There was also a whole lot of very old cow manure in there, gross! I don't know how long it was sitting around but there was really no reason for it not to have already been removed when the animals where. At least it's all well rotten down & perfect for the garden compost.

We are going to re-place a few more boards before the pony goes in, and cover up the hinges, but she could go in today and there wouldn't be any problems.

Mountain Fair
Right on the wall beside the stall, I'm going to put something over it to protect it from any more damage. 

Far left end of the barn
(Yes apparently Madison does need to get her bum in all the photos!)
This is the far left end of the barn, where we've got two large stalls. I don't know, but since this used to be a dairy barn I believe this was where they kept the calves. There were 5 mangers still in here, again not something horses need so we're not sure what we're doing with them yet. They are all very strong & well built with minimal damage so for now they'll go in the keep pile.

Half-way done

Again, full of old poop, shavings & hay over here. The walls are amazingly sturdy, not just the rock-wall but the wood as well. They don't build them like this any more!

The next stall towards the middle of the barn.

The Pig styes? Really I'm not sure what was supposed to be in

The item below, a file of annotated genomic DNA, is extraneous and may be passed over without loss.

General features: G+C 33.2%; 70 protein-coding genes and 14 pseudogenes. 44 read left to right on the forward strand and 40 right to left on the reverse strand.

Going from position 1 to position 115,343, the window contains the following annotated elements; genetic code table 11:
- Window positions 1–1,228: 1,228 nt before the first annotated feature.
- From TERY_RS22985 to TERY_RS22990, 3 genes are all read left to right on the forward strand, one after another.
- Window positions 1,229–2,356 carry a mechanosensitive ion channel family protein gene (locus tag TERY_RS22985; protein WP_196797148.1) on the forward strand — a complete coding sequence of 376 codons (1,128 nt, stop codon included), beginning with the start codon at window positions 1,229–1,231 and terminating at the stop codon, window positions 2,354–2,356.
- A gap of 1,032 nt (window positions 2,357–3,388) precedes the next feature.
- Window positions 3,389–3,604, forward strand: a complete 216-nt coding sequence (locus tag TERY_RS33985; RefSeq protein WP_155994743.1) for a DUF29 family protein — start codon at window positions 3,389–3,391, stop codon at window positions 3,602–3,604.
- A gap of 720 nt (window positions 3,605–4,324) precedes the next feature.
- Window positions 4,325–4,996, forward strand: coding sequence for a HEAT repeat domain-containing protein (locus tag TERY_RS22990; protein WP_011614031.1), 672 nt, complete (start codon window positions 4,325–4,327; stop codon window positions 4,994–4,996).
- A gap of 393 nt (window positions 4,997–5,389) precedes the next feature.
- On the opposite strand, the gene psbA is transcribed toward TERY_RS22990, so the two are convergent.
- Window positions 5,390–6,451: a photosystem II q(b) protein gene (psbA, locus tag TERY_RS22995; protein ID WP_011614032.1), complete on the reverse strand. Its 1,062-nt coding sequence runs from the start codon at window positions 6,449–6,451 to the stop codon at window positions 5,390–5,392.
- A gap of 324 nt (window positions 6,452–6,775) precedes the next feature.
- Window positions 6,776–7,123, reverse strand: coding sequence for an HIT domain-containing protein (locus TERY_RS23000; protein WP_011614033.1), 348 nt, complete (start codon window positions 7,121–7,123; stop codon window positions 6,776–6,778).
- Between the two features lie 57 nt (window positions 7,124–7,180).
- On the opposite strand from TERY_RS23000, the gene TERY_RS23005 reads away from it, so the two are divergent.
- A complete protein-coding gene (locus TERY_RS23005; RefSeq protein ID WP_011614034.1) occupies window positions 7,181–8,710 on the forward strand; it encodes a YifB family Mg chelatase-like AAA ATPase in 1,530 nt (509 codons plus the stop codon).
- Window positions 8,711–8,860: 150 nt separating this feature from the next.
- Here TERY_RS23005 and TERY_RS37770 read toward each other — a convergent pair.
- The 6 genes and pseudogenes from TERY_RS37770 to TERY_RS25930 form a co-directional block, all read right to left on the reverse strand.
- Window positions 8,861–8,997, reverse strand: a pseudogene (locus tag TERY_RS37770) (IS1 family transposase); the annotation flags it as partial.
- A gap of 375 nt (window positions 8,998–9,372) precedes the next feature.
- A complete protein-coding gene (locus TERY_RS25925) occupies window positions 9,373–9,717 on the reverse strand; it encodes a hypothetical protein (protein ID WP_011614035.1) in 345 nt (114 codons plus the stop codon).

here but the door-gates life up & out, so I'm assuming pigs or
sheep maybe. Right now they are holding all the extra wood
out of the way of the aisle while we clean up.

Next... the dairy side!

Monday, June 13, 2011

Don't leave your boots out in the Rain

I broke the #1 rule of farming, and paid for it at 6am on Sunday morning with an 1" of rain in my boots. My first official day as a hobby farmer and 4 hours spent in the chicken coop with very wet feet!

This idea really extends to all areas of the hobby farm, don't pay later for a lazy decision now. I worked in horse barns for a couple years before my little ones came along, and you learn pretty quickly there is a lot of a value in investing in good tools.

Although farm tools can be very expensive at start-up, the math always works out at that a $35 metal manure fork is going to last years & years, where one of those $20 plastic forks will be replaced every year. Plus you've got to pay yourself for your time, even if you're not planning on making a profit, if you purchase good tools that can get your job done in 20 minutes instead of 30 every day, you're making it worth your while to invest the money.

If money is tight and you're looking for a cheaper option, try hitting up some garage sales or auctions for older tools. They are always built better, in fact my cultivator is more then 20 years old and works like a dream! Right now I'm looking for a handle to replace the one I snapped, because the 1 1/2" thick wood handle broke and the cultivator is still in great shape.

When you're shopping, don't be taken by gimmicky tools that claim they are going to make your work easier. The tried & true is absolute the best way to go. Look for tools that have lots of grip so you don't need to wear gloves in the summer. You also need something that is in good proportion to your body, both in weight and height. There is no point in hurting your back every day swinging a fork that is 20lbs to heavy for you.

If you're not sure what sort of tools your need for the animals you'd like to keep you can always ask the feed store guys, locals you know keep the same creatures, or try an online forum. In general you're going to need:

A muck shovel

A manure fork

A good tough wheel barrow with a no-flat tire (trust me on the no-flat part!)

A good corn broom